Wednesday, April 23, 2008

Window on Eurasia: ‘We are Not With Russia; We are Russia,’ Muslim Leader Asserts

Paul Goble

Vienna, April 23 – From Soviet times forward, Russia’s ethnic and religious minorities have learned to say that their nations and faiths are “forever with Russia,” but now a senior Muslim leader has departed from that cliché and insisted that Russia’s Muslims “are Russia,” an assertion that conveys new and very different messages.
Some Muslims and even more Russians will see this statement as a profession of even greater loyalty and willingness to integrate into the broader society. But on the other, many Muslims and some Russians are likely to view it as an indication of that community’s growing self-confidence and willingness to challenge the ways in which Russians have defined Russia.
Last Thursday, Mufti Mukkadas Bibarsov, the head of the Muslim Spiritual Directorate of the Volga Region, delivered an address to the Congress of the Assembly of Peoples of Saratov oblast. But in addition to the kind of greetings typical of such speeches, Bibarsov made three important points (
First, he said, however much Muslims may hope to integrate into the broader society, they must do so on their own terms, rather than sacrificing their principles on questions like family life and morality in order to be accepted. To do otherwise, Bibarsov said, would be to betray not only Islam but also the much-valued “diversity” of Russia’s peoples.
Second, Muslims must resist the efforts of those who would deny their children the right to study their own culture in the country’s public schools or, even worse, divide up children according to religion. If that is allowed to happen, Bibarsov said, then the divisions in the schools today will lead to the division of the country in the future.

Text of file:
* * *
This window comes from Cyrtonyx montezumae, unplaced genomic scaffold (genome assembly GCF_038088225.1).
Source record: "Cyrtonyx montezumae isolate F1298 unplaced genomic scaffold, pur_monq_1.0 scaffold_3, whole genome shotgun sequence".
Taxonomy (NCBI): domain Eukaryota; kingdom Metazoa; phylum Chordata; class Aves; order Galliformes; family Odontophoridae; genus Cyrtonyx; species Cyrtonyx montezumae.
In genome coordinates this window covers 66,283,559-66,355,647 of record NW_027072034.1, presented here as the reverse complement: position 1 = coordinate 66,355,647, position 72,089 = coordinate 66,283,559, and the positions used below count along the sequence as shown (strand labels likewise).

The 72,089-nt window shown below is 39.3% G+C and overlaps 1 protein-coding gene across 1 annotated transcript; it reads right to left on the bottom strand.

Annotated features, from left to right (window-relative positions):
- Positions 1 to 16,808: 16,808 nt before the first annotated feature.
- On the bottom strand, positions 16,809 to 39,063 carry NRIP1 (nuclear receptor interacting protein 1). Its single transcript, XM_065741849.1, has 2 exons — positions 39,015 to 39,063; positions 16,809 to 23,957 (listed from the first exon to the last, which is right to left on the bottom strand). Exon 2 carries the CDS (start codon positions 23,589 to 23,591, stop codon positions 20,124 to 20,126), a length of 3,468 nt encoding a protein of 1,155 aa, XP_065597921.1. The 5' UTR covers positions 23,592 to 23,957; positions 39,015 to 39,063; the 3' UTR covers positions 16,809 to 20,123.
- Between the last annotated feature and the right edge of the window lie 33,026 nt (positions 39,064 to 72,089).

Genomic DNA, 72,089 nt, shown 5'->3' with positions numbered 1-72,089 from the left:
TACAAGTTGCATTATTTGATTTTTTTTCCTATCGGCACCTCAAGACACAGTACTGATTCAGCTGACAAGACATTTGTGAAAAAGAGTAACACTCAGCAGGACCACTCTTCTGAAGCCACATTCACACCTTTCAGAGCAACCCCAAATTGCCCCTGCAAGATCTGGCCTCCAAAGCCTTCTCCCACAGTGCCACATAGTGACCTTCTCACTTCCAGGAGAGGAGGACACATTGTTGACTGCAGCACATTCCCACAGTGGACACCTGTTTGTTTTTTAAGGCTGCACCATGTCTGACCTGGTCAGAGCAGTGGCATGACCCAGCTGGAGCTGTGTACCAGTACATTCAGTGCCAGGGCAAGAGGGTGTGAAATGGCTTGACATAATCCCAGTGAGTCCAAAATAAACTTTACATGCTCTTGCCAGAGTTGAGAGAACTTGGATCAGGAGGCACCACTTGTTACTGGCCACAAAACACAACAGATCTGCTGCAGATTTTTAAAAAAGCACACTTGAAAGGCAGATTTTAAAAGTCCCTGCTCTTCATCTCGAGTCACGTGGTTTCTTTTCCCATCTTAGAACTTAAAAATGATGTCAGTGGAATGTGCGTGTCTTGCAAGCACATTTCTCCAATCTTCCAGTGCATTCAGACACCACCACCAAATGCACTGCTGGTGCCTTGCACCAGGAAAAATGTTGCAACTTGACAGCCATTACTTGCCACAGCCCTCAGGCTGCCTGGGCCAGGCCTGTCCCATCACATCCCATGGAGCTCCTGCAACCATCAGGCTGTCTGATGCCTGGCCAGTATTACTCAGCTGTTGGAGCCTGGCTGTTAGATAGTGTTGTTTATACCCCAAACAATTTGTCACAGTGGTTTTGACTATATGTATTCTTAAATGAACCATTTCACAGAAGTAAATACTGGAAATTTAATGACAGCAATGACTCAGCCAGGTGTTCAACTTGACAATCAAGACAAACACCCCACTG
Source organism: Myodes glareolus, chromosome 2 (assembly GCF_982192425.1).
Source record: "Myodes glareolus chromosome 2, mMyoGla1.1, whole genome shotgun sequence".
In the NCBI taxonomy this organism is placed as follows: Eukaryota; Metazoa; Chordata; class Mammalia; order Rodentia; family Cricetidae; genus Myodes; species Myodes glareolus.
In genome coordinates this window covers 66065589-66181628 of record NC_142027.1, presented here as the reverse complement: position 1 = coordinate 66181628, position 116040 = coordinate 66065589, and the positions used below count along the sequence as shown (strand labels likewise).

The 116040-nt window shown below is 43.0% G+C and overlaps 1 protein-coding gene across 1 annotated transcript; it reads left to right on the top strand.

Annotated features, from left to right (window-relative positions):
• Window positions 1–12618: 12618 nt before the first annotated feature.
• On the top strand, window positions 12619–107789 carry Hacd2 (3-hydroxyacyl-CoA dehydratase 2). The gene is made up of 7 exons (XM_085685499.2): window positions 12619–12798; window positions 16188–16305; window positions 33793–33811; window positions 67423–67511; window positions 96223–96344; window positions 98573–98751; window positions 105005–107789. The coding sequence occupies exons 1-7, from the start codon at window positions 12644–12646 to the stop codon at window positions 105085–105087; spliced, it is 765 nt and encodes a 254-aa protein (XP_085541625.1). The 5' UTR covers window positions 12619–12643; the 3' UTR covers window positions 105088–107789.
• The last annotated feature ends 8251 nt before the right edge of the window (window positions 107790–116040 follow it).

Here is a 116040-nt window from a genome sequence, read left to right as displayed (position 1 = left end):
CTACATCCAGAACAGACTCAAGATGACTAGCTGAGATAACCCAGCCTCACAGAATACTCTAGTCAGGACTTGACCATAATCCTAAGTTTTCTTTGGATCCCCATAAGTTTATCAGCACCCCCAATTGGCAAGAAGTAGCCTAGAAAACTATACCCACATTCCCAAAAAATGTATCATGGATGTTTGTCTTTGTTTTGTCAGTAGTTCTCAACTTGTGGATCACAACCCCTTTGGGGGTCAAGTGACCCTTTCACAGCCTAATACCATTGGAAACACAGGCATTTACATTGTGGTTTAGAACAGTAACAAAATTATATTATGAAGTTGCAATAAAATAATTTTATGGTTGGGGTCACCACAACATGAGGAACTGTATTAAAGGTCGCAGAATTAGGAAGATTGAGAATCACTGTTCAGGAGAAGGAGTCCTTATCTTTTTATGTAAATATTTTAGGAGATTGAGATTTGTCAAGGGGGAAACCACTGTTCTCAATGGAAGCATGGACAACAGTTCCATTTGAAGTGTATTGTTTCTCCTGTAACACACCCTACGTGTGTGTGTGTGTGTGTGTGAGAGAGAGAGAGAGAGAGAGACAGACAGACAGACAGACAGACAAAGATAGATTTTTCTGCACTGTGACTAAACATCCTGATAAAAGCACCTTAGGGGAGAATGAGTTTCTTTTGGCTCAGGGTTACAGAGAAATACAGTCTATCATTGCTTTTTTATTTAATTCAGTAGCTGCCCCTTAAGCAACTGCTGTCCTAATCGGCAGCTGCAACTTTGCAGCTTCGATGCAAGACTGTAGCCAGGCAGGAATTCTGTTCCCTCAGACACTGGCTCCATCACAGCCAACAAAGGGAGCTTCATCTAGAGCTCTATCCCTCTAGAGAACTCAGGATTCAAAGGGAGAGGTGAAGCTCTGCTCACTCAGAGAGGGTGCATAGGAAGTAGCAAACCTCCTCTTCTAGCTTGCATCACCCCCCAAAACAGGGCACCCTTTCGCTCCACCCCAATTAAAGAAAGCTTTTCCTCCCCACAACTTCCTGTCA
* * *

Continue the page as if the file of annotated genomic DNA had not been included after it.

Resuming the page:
And third – and this is beyond question the most innovative part of his speech -- the Volga mufti said that Muslims must stop thinking of themselves as some kind of fellow traveler with Russia and start viewing themselves and their community not as a subset of Russian society but as full-fledged members both individually and collectively of that population.
Not long ago, he said, he visited one of the regions of the North Caucasus, where he saw displayed “a big banner with the slogan ‘We are forever with Russia.’” But, he told his Saratov audience, “I want to say ‘We are not with Russia; we are Russia,” a formulation that reflects some recent changes in the thinking of Muslims there.
As more and more ethnic and Orthodox Russians have indicated that they favor a “Russia for the Russians” – polls suggest that approximately 75 percent of Russians support one or another form of that arrangement – Muslims have become more insistent that they be recognized as part of Russia if not part of the Russian nation.
In recent months, Muslims in Nizhniy Novgorod have objected to efforts by the Russian community there to ignore that city’s Muslim past and to insist that the city was founded by a Russian prince and not by the Tatars, as history in fact shows. In the past, Muslims generally have kept quiet in the face of such actions, but ever fewer are willing to do so any more.
Moreover, Muslims have become ever more insistent in pointing to the Muslim roots of the Russian state, noting the continuing impact of Golden Horde traditions on Russian political arrangements and calling attention to the ways in which Muslims were responsible for the construction of many buildings and even whole cities that the Russians now claim as their own.
Indeed, several Muslims have recently written about something many Russians are at pains to deny: At one point the Moscow Kremlin, when Muscovite rulers were acting as tax collectors for the Mongols, contained more mosques than churches and indeed four times as many mosques as there are now in the Russian capital for that city’s more than two million Muslims.
And Muslim scholars and commentators are ever less shy in calling attention to what they see as the Islamic roots of Russian civilization. One interview with a Muslim leader that was published this week, for example, was entitled “Here was where Russia Was Born. How Do the Muslims of Kasimov live today?” (
What Mufti Bibarsov has done is simply given these new feelings of self-confidence a slogan, and that suggests that his words will not be read by most non-Muslims in that country as reassuring but rather as a challenge to the world they think they uniquely are in a position to define.

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